The "Iron Eaters" of Bangladesh

Cruel Logic of Exploitation

The documentary "Iron Eaters" presents the tough reality of the ship-breaking industry in Bangladesh. Sonja Ernst had a look at Shaheen Dill-Riaz's award-winning film

film still: Zahidul Karim Zelim
When work is an ordeal, stoicism is the only answer: a ship-breaking industry peon in a scene from Shaheen Dill-Riaz's "Iron Eaters"

​​The leviathans of the seas rise majestically from the sand of a beach in the south of Bangladesh. Old oil tankers and container ships await their slaughter – the unwanted waste of the "First World". In the cutaway wrecks echo the deafening sound of hammers and the calls of the welders far across the sand. Bit by bit, the old ships are broken up.

Between the ocean liners, Kholil and his men look like ants. They carry a thick iron rope on their shoulders across the broad beach to one of the ships. "What's up over there?! Pull, don't fall asleep," shouts a foreman. Under the weight of the rope, their bodies sway to and fro, sinking knee-deep into the mud.

Once at the ship, they fasten the rope to one of the huge pieces of metal, which is then pulled to the shipyard. If the rope breaks, it can easily cut off a man's leg or even kill him.

"Peace, Happiness and Prosperity"

Little is known about the work in the ship-breaking industry in India, China and Bangladesh. Trade unionists and the media are unwelcome here. Shaheen Dill-Riaz's 85-minute documentary "Iron Eaters" is the first ever portrait of one of these shipyards.

photo: Zahidul Karim Selim
Dwarfed: a day labourer at work

​​He spent four months filming at the "Peace, Happiness and Prosperity" shipyard in the port town of Chittagong. It took him a lot of persuasion, says Dill-Riaz (38). "We started filming under strict conditions."

The filmmaker remembers the old ships from his childhood in the south of Bangladesh. Later, in 1995, Dill-Riaz went to Germany to study as a cameraman. "Iron Eaters" is his third documentary about his home country. "My great advantage is that I'm not just from Bangladesh and not just from Germany or Western Europe. I'm somewhere in between."

A gift from God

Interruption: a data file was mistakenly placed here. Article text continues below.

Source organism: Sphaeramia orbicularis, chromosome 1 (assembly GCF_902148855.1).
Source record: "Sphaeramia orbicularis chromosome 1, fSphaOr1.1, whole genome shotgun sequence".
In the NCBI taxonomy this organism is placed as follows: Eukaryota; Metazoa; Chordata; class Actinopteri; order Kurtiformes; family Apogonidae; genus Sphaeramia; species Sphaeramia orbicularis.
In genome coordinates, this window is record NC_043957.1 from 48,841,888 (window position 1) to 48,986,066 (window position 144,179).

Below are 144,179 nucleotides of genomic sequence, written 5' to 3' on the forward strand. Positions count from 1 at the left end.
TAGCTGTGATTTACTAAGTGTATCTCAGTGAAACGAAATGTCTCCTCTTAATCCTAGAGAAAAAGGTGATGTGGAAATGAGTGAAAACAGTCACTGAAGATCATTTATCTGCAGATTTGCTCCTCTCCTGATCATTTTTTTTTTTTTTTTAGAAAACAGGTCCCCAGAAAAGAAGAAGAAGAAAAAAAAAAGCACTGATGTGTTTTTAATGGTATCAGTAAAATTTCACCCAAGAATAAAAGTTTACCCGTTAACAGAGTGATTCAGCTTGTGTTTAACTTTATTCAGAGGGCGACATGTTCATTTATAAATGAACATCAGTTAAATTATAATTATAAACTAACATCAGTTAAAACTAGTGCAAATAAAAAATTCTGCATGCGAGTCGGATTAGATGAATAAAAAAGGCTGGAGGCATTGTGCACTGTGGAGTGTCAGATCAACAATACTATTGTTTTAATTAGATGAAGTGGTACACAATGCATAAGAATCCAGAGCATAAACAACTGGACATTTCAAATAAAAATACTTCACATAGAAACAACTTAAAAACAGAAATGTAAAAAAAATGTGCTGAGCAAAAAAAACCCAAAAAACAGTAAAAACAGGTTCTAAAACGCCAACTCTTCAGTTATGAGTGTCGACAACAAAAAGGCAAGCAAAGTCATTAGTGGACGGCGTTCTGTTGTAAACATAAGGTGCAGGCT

The ship-breaking industry in Bangladesh has been growing since the 1960s, and now supports three million people. Every year, the shipyard owners buy up ships for several hundred million US dollars.

photo: Zahidul Karim Selim
Chronicler of hard work: Shaheen Dill-Riaz

​​The iron from the ships is mainly sold to the construction industry. About sixty percent of ship-breaking around the world now takes place in the shipyards of Bangladesh.

The coast is ideal for the industry: the deep water of the sea gives way suddenly to shallow beaches, so the ships run aground late. "The beach is a gift from God," we are told in the film. But the real "gift" is the cheap labour.

For example Kholil: he's been coming to the shipyard for 15 years, bringing men and boys from his village with him. Young Riazur for instance, who has to feed his entire family. Or Ershadul, who has lost his land to erosion. The poverty in the villages drives these people south. And every time they return home with next to nothing – just silent rage, often tricked out of their pay.

Working like mules – for a pittance

Gradually, the dense and intensive film exposes a system of exploitation and a hierarchy that nobody dares to shake up. "That's what the whole film is based on," says Dill-Riaz. The rope-carriers from the north are the "idiots", even poorer than the rest. They do the hardest physical work – for 70 cents a day.

The same goes for the sheet-carriers. Eight or ten men carry iron sheets on their shoulders to be transported by truck. Just cut out of the ships, the edges are still red-hot. But time is money. Faces transfigured by pain, the men go about their work with even steps, like pall-bearers.

All the other men at the shipyard come from the south. Especially the foremen and the contractors, who take a share of the profit – and of course the shipyard owner. The land on which the shipyard now stands once belonged to the contractors. They supervise the workers and pay the wages.

"What can we do, beat up the contractor?"

The rope-carriers spent their advance long ago. They run up high bills for food with the local traders – relatives of the contractors. In the meantime, the rice harvest is approaching in their villages and their wives need their help. But they don't get paid.

"If I gave them their money they'd all run away and I'd have to close down the shipyard," says one of the contractors. The situation comes to a head; the men are desperate and angry. They tell Kholil to get them their wages at last, they want to go home. But Kholil backs down under pressure in the office, swallows his rage and lets the contractor get away with it. What can he do?

There are people at the top and people at the bottom, there are winners and losers. "But if the economy remains the priority and not social balance, life in Bangladesh won't be tolerable for much longer. Hunger and poverty are too powerful," says Dill-Riaz. The rope-carriers go home without a penny of their wages.

And they'll be back: Kholil, Riazur, Ershadul and all the others. Soon after filming, the fields in the north of Bangladesh were flooded again. Hunger broke out. Poverty has the people firmly under its control.

Sonja Ernst

© Qantara.de 2007

Translated from the German by Katy Derbyshire

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